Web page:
About 30 Lebanese Hezbollah fighters and 20 Syrian soldiers and militiamen loyal to President Bashar al-Assad have been killed in the fiercest fighting this year in the rebel stronghold of Qusair, Syrian activists said on Monday.
If confirmed, the Hezbollah toll from Sunday’s battles in Qusair near the Lebanese border would highlight a deepening intervention in Syria by the guerrilla group set up by Iran in the 1980s to fight Israeli occupation troops in south Lebanon.
The reported Hezbollah losses also reflect the extent to which the Syrian conflict is turning into a proxy war between Shi’ite Iran and U.S.-aligned Gulf Arab states such as Saudi Arabia and Qatar, which back Assad’s mostly Sunni foes.
Western countries and Russia, an ally of Damascus, back opposing sides in this regional free-for-all which is also sucking in Israel. Three times this year Israeli planes have bombed presumed Iranian arms stocks destined for Hezbollah.
Israeli Prime Minister Benjamin Netanyahu said his country was “preparing for every scenario” in Syria and held out the prospect of more Israeli strikes inside Syria to stop Hezbollah and other opponents of Israel getting advanced weapons.
Israel has not confirmed or denied reports by Western and Israeli intelligence sources that its raids targeted Iranian missiles stored near Damascus that it believed were awaiting delivery to Hezbollah, which fought a war with Israel in 2006.
FOG OF WAR
Syrian opposition sources and state media gave widely differing accounts of Sunday’s ferocious clashes in Qusair, long used by rebels as a supply route from the nearby Lebanese border to the provincial capital Homs. Hezbollah has not commented.
The air and tank assault on the strategic town of 30,000 people appeared to be part of a campaign by Assad’s forces to consolidate their grip on Damascus and secure links between the capital and government strongholds in the Alawite coastal heartland via the contested central city of Homs.
The government campaign has coincided with efforts by the United States and Russia, despite their differences on Syria, to organise peace talks to end a conflict now in its third year in which more than 80,000 people have been killed.
A total of 100 combatants from both sides were killed in Sunday’s offensive, according to opposition sources, including the British-based Syrian Observatory for Human Rights.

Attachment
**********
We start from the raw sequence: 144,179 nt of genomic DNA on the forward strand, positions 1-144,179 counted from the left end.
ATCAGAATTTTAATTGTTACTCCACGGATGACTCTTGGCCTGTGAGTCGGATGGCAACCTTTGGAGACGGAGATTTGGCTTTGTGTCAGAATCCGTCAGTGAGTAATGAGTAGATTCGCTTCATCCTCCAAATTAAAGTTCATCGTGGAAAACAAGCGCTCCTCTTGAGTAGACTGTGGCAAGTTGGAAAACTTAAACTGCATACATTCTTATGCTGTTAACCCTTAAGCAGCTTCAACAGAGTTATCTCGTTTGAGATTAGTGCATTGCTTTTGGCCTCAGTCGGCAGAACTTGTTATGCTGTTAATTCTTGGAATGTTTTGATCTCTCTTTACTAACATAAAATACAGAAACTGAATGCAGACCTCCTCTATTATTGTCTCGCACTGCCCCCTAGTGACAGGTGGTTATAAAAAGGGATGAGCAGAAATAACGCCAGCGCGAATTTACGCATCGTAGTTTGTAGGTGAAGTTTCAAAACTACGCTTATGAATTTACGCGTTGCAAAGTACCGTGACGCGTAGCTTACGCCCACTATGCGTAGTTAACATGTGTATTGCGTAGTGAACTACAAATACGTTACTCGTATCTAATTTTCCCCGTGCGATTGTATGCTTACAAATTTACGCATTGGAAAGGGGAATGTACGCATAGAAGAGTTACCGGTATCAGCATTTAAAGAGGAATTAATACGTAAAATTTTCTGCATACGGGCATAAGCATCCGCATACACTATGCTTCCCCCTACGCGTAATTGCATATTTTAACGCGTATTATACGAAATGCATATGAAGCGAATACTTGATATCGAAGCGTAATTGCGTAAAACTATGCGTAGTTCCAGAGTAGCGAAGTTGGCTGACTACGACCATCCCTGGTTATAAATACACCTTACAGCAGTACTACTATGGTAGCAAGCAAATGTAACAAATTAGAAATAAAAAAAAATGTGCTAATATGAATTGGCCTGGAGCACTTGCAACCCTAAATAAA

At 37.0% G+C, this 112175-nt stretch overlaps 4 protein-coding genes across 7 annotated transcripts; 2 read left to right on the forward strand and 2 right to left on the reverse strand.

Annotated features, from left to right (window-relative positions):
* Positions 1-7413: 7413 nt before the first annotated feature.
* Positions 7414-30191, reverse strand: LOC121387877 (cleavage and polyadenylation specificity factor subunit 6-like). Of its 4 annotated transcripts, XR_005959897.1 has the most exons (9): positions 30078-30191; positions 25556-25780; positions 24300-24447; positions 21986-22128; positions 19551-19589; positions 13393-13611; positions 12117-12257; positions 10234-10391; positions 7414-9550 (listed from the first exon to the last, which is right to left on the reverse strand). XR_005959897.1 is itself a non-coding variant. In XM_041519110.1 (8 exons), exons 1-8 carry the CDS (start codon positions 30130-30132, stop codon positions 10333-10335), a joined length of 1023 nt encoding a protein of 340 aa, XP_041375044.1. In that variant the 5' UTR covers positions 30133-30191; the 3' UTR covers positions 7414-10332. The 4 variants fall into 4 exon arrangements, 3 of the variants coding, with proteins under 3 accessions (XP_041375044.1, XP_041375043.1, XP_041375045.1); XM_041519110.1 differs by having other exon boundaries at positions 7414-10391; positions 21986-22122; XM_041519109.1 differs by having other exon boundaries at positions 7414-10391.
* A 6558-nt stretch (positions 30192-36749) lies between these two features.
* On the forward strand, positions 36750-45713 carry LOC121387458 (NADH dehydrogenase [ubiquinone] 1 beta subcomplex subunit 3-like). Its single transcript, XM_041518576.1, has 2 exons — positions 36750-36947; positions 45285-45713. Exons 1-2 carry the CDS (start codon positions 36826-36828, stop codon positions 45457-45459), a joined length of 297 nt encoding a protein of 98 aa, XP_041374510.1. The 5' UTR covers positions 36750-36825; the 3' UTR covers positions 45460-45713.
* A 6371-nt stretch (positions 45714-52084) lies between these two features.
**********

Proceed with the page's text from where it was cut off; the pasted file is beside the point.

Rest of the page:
Troops have already retaken several villages around Qusair and have attacked increasingly isolated rebel units in Homs.
“If Qusair falls, God forbid, the opposition in Homs city will be in grave danger,” said an activist who called himself Abu Jaafar al-Mugharbil.
State news agency SANA said the army had “restored security and stability to most Qusair neighbourhoods” and was “chasing the remnants of the terrorists in the northern district”.
However, opposition activists said rebels in Qusair, about 10 km (six miles) from the Lebanese border, had pushed back most of the attacking forces to their original positions in the east of the town and to the south on Sunday, destroying at least four Syrian army tanks and five light Hezbollah vehicles.
The Western-backed leadership of the Free Syrian Army, the loose umbrella group trying to oversee hundreds of disparate rebel brigades, said the Qusair fighters had thwarted Hezbollah with military operations it dubbed “Walls of Death”.
Syrian government restrictions on access for independent media make it hard to verify such videos and accounts.
“NO DIALOGUE WITH TERRORISTS”
The fighting raged as Western nations seek to step up pressure on Assad - Britain and France want the European Union to allow arms deliveries to rebels - while preparing for the peace talks brokered by Russia and the United States next month.
Assad has scorned the idea that the conference expected to convene in Geneva could end a war that is fuelling instability and deepening Sunni-Shi’ite rifts across the Middle East.
“They think a political conference will halt terrorists in the country. That is unrealistic,” he told the Argentine newspaper Clarin, in reference to Syria’s mainly Sunni rebels.
Assad ruled out “dialogue with terrorists”, but it was not clear from his remarks whether he would agree to send delegates to a conference that may falter before it starts due to disagreements between its two main sponsors and their allies.
The fractured Syrian opposition is to discuss the proposed peace conference at a meeting due to start in Istanbul on Thursday, during which it will also appoint a new leadership.
Attacks by troops and militias loyal to Assad, who inherited power in Syria from his father in 2000, have put rebels under pressure in several of their strongholds in recent weeks.
Assad, from Syria’s minority Alawite sect, has been battling an uprising which began with peaceful protests in March 2011. His violent response eventually prompted rebels to take up arms.
Hezbollah has supported Assad throughout the crisis but for months denied reports it was fighting alongside Assad’s troops.
The Syrian Observatory for Human Rights put the Hezbollah casualties on Sunday at 23 dead and more than 70 wounded, while 48 rebel fighters and four civilians were also killed.
Tareq Murei, an activist in Qusair, said six more people were killed on Monday as Syrian army artillery and Hezbollah rocket launchers bombarded rebel-held parts of the town.
Video footage purportedly showed a Syrian tank on fire at a street corner in the town. In another video a warplane was shown flying over the town amid the sound of explosions.
Lebanese security sources said at least 12 Hezbollah fighters were killed in Qusair on Sunday. Seven were to be buried in the Lebanese town of Baalbek and nearby villages on Monday.